As part of his review I learned something about Richie's play that I had not noticed so much before. (He often overlooks piece mobility and he needs to work on breadth of calculation, not necessarily depth). Knowing what to focus on in the immediate future is in itself pretty valuable. At least until we have made some decisions on chess instruction, I'll have something to try and practice with him.

Thursday, June 10, 2010

Fairfield County Chess Camp

I sat in on the first day of Fairfield County Chess Camp taught by NM Dan Lowinger. This camp is clearly just getting off the ground this year so some allowances need to be made, but overall I'm pleased with what I saw for reasons I'll briefly outline.

For balance, however, I'll start out with two minor criticisms. The venue (Just Dance Studios in Norwalk) leaves a lot to be desired compared to other locations I've seen chess classes held (typically schools or public community centers). It's a bit of a run-down building with a warehouse look and the room used for the lessons was an interior room with no natural light. It certainly made me appreciate places like the Norwalk Community College, and the Greenwich Civic Center where Richie has also attended clubs.

The second criticism is probably just a result of being new but there only five students had signed up (and on some days even fewer). I personally don't mind the small classes because it makes for more individualized experience but I think for the kids more is better.

Despite these criticisms, I am pleased with the camp. Based on what I saw, I think Dan is a talented instructor. He came well prepared with a planned curriculum and clear goals in mind for what he wanted the students to get out of each lesson and the week as a whole. On the day I was there he reviewed four games by Greco in the King's Gambit. Dan's approach is sort of standard game review approach where he uses a Socratic method where he uses an example game to pose questions about the position at hand. He's diligent about making sure all the students are participating, and basically polls the students for an answer and then reveals the winning tactic or strong move. Over the course of the four games it became clear that in the first lesson he was striving to convey a couple of key related themes that allowed the hero to win: each game was a clear example of early, purposeful development with tempo, immediate central control, and converting the position to a win through a tactical breakthrough. In some ways this is was really basic stuff that any 1000 rated player should have a firm grip on, but it never hurts to review the basics.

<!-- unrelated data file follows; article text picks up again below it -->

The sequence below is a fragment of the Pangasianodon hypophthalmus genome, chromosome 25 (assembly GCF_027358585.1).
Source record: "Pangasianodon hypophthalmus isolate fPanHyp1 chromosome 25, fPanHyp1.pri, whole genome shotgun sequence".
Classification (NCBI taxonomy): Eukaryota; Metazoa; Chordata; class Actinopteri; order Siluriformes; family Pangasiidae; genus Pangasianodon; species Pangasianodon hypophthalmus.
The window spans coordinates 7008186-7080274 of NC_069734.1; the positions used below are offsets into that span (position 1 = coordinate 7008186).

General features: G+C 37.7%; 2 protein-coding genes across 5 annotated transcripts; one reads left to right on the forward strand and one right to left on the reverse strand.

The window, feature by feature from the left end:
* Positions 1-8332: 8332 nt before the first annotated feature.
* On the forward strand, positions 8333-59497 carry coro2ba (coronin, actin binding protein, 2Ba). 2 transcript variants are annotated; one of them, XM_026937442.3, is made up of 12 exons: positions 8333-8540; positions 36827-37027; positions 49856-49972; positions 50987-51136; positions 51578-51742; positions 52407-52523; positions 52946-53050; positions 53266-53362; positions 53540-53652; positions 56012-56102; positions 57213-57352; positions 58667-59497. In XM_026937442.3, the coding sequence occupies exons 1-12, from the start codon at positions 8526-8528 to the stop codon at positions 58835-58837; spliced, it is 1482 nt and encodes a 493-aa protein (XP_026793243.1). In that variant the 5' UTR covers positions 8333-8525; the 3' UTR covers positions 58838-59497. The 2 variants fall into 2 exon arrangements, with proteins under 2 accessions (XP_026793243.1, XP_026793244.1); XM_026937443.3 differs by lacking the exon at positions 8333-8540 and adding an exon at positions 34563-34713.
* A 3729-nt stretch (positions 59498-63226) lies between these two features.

At one point in the lesson, he asked for each person to evaluate a position by giving a numerical rating from 0 to 10 with 10 being completely won for white. I found it interesting that to me the position looked completely won, but Richie only assigned a rating of 7. In the position in question white was just 2 or 3 moves from a decisive material advantage due to threats on both sides of the board, impending breakthrough to an uncastled king through the center, and no immediate counter threat from black. I'm pretty sure if he had said 'white to move and win' Richie would have found one of any number of winning continuations, but posed as an open ended question without any hint that white was on the brink of victory left the students unsure of themselves (answers ranged from 6 to 9).

In a way it's sort of surprising that he's sometimes able to play as well as I can when his "evaluation function" is so fuzzy. I've always been a little curious what he thinks during his games that he loses when he's been in a winning position. I'm not sure if he realizes the extent of his advantage.

Anyway, I really like the fact that there's an overarching theme to the lessons which hopefully provides a context that allows the students to really internalize the material being presented.

Of course, aside from my thoughts on the quality of instruction, Dan scores highly in my book for the simple reason that everyday I ask Richie if he had fun at chess camp and get a cheerful affirmative. I was even told by my wife that she saw Richie moving around pieces on a board by himself at home (apparently trying to figure something out after camp) which is actually something he rarely does, as surprising as that may be.